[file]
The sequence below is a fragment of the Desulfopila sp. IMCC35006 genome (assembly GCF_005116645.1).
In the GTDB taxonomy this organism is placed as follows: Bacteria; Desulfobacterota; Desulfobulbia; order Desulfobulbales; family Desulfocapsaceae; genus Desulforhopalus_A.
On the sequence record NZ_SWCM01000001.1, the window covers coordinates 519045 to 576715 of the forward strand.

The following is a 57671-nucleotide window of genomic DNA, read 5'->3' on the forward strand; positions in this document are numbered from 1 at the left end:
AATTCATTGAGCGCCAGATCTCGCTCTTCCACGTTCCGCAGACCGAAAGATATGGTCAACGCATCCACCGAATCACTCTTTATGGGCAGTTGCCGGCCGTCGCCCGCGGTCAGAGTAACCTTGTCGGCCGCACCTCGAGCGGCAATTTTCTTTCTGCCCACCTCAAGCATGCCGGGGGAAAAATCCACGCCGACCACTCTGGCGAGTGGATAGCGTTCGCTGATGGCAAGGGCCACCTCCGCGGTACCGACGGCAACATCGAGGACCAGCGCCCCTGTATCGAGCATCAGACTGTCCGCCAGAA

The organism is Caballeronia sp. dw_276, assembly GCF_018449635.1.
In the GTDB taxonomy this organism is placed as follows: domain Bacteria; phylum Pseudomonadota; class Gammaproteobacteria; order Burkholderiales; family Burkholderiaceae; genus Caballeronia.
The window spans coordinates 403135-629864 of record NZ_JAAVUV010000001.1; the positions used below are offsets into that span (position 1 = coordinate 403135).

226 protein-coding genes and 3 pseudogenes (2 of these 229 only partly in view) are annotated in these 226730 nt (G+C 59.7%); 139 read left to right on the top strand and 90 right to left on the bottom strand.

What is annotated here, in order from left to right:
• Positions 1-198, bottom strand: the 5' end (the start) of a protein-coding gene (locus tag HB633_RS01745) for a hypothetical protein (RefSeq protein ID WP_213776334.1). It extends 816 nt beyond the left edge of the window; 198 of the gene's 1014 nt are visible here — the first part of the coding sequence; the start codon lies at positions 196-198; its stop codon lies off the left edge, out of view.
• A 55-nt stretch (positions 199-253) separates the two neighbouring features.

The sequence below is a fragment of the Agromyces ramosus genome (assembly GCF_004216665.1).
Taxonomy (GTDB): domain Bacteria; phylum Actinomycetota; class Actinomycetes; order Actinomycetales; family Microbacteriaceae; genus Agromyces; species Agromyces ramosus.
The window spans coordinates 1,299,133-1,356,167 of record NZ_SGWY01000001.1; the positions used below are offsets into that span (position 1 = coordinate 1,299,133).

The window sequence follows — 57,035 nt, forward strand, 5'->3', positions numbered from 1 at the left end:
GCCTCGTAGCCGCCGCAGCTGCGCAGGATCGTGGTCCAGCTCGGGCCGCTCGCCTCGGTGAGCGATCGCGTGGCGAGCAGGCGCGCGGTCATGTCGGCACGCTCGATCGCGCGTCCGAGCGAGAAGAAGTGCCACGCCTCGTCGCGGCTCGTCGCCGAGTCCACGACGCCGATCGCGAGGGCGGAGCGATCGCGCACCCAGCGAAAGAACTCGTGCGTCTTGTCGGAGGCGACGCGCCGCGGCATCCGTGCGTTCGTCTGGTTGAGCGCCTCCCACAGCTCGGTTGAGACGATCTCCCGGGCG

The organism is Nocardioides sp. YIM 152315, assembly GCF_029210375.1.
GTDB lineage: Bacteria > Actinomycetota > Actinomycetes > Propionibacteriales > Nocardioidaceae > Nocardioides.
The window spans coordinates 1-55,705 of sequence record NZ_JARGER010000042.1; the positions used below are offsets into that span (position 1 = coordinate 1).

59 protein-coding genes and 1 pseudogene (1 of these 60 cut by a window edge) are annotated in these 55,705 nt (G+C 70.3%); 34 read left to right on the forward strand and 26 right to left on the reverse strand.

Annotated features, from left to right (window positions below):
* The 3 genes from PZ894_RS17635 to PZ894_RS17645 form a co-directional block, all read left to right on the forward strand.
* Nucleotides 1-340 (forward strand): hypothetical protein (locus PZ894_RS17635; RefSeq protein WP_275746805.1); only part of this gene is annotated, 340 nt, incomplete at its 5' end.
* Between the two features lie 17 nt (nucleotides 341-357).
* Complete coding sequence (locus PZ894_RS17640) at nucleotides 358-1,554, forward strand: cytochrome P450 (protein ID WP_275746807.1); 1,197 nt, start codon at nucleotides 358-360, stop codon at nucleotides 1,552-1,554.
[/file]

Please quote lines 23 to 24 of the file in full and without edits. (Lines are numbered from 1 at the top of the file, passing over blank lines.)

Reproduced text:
* The 3 genes from PZ894_RS17635 to PZ894_RS17645 form a co-directional block, all read left to right on the forward strand.
* Nucleotides 1-340 (forward strand): hypothetical protein (locus PZ894_RS17635; RefSeq protein WP_275746805.1); only part of this gene is annotated, 340 nt, incomplete at its 5' end.